You are reading

Queens Council Member Pushes for Con Edison Accountability Measures After Tropical Storm

Downed trees and power lines at 172 Street, between 33rd and 35th Avenues, in North Flushing on Aug. 10 (Courtesy of Council Member Paul Vallone’s office)

Sept. 15, 2020 By Allie Griffin

A Northeast Queens council member is pushing for accountability from Con Edison after the company took a week to restore power to several Queens neighborhoods in the aftermath of Tropical Storm Isaias last month.

Council Member Paul Vallone introduced two resolutions at a City Council hearing on the company’s response to the storm Monday.

Vallone, in one resolution, is calling on Con Edison to have a dedicated team of employees and resources that focus on restoring the power on a borough by borough basis after a black out.

The company took significantly longer to restore power to households in Queens than the other boroughs after Tropical Storm Isaias, he said.

The Aug. 4 storm left 46,000 households in Queens without power by 10 a.m. the next day— the most of the five boroughs. In the first 48 hours after the storm, Con Edison had only restored 59 percent of outages in Queens versus 89 percent in Brooklyn and 81 percent on Staten Island..

The varied response and delay continued over the course of the week.

“After Storm Isaias and the ensuing slow outer-borough response, it’s more apparent than ever that we need accountability and reform,” Vallone said.

“Con Edison’s failure to quickly restore power to tens of thousands of Queens residents in the aftermath of Tropical Storm Isaias meant that the borough hardest hit by COVID-19 also became the hardest hit by this weather event.”

He also introduced a resolution calling on the state legislature to pass a law requiring Con Edison to cover the costs of wires damaged by a storm that run from private homes to utility poles — which is currently the responsibility of homeowners.

The majority of the power lines in Queens are above-ground, making the borough’s power supply vulnerable when trees fall down. In Manhattan, there are no overhead lines

The president of Con Edison, Tim Cawley, testified at the City Council hearing.

He said the August storm caused the second-most outages in Con Edison’s history, only behind Superstorm Sandy in 2012.

“This damage was so severe that we were required to entirely rebuild sections of our system rather than just repair them,” he said in explaining the outages.

Con Edison didn’t immediately return a request for comment.

The City Council passes resolutions on state and federal issues that affect New York City. Resolutions express the recommendations and opinions of the city, which can influence state and federal legislation — but do not create new law.

A tree in Sunnyside destroyed by Tropical Storm Isaias (Photo: Queens Post)

email the author: [email protected]
No comments yet

Leave a Comment
Reply to this Comment

All comments are subject to moderation before being posted.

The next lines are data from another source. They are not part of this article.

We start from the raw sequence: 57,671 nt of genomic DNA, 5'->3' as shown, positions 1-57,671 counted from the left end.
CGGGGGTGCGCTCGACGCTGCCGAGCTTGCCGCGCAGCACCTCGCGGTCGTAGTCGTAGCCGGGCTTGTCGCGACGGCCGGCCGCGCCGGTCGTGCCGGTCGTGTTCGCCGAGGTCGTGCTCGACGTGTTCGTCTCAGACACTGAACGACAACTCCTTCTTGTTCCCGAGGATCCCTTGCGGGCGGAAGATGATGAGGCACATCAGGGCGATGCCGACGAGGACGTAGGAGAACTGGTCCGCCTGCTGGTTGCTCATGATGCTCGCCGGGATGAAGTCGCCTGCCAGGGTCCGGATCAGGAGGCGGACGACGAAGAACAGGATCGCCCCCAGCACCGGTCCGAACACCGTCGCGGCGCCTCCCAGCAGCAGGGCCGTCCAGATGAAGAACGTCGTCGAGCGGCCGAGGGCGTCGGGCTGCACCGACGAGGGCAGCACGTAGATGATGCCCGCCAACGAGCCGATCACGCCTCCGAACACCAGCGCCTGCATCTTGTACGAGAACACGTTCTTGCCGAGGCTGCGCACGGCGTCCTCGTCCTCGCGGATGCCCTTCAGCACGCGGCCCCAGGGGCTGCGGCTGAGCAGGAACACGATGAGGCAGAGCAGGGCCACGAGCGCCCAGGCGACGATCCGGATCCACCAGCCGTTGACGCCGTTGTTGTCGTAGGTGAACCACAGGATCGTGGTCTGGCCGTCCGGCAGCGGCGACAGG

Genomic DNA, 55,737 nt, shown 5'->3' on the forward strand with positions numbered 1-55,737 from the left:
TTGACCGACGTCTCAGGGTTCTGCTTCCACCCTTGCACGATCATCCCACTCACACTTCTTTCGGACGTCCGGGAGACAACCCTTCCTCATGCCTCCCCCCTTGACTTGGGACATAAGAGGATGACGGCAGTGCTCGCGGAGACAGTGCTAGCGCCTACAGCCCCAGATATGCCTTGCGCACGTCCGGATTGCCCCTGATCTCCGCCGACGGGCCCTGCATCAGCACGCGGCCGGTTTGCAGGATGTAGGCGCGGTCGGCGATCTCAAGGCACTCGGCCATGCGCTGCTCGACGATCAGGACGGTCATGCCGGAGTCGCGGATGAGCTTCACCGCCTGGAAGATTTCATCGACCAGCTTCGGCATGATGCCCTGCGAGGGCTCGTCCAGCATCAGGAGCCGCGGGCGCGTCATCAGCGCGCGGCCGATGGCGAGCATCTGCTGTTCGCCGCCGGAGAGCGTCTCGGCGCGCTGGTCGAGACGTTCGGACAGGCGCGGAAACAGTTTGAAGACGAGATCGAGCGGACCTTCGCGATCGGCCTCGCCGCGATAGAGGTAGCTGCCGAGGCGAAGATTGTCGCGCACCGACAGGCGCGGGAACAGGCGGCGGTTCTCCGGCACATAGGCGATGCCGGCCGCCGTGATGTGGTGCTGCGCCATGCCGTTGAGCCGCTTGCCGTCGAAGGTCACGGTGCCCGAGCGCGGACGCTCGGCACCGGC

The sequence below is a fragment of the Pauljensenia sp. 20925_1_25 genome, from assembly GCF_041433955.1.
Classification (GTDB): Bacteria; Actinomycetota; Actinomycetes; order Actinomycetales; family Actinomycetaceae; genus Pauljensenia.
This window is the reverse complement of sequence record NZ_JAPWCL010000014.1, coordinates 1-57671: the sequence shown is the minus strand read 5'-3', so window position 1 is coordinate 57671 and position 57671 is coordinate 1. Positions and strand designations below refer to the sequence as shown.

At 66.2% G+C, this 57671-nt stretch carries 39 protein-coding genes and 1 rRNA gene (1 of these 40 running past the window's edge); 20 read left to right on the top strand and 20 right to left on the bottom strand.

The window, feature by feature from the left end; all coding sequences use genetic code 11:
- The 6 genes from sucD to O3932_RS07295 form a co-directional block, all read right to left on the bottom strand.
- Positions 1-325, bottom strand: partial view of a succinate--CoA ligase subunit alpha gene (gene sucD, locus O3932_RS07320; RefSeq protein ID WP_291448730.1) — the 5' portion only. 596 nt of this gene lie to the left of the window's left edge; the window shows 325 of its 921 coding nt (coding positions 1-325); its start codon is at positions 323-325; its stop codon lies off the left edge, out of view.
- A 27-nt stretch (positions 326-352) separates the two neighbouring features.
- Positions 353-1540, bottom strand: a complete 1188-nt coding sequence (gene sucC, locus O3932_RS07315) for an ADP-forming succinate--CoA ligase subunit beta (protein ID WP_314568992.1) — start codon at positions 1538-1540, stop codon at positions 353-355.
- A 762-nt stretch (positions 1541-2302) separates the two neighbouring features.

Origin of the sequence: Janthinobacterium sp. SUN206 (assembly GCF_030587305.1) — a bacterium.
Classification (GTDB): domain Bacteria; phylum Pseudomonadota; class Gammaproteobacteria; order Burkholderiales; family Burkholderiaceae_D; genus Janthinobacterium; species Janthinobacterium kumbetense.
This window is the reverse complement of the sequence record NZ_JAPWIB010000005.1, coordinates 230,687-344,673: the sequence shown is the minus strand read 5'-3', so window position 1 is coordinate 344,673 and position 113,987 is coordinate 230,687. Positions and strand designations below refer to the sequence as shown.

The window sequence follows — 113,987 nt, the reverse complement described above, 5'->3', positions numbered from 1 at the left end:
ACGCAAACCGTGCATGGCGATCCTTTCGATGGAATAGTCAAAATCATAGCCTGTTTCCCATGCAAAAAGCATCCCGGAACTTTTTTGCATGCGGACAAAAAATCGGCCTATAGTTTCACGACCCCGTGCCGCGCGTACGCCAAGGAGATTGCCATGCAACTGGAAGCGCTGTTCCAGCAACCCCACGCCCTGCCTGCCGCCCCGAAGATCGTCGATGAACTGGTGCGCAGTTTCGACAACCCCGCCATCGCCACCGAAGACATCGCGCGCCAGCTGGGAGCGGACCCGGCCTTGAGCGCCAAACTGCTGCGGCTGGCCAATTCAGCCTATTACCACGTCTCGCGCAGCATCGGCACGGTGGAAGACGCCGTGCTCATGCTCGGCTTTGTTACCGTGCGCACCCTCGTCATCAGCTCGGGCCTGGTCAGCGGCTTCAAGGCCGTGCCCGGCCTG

This site is protected by reCAPTCHA and the Google Privacy Policy and Terms of Service apply.

This site is protected by reCAPTCHA and the Google Privacy Policy and Terms of Service apply.

Recent News

Long Island woman sentenced to more than two decades in prison for 2021 hit-and-run that killed NYPD cop: DA

A Long Island woman was sentenced to more than 20 years in prison for speeding through an NYPD roadblock while drunk and killing a highway patrolman in a 2021 hit-and-run collision on the Long Island Expressway in Fresh Meadows.

Jessica Beauvais, 35, of Myrtle Avenue in Hempstead, was convicted in October of aggravated manslaughter and other crimes following a 13-day trial in Queens Supreme Court. Beauvais had a blood alcohol level of twice the legal limit two hours after plowing into Detective Anastasios Tsakos while he was diverting traffic around another fatal collision, and then speeding away from the scene of the collision.

Crunching the Queens crime numbers: felony assaults across the borough on the rise, burglaries down slightly in northern Queens

Feb. 21, 2024 By Ethan Marshall

The number of felony assaults across Queens increased during the 28-day period from Jan. 22 through Feb. 18, compared to the same period of time last year, according to the latest crime stats released by the NYPD Tuesday. At the same time, the number of reported burglaries experienced a slight but noticeable drop in northern Queens.

Queens father, son charged with possessing cache of loaded ghost gun assault weapons in Fresh Meadows home: DA

A Fresh Meadows father and son are criminally charged with possessing an arsenal of loaded ghost gun assault weapons that were found after a court-authorized search was executed at their home on Wednesday.

Hyung-Suk Woo, 26, and his father, Jin-In Woo, 55, of 198th Street, were arraigned late Wednesday night on a 130-count indictment charging them with 97 counts of criminal possession of a weapon and a slew of other charges after the raid uncovered the assault weapons, as well as silencers made with a 3-D printer and other weapons-related paraphernalia, Queens District Attorney Melinda Katz announced Thursday.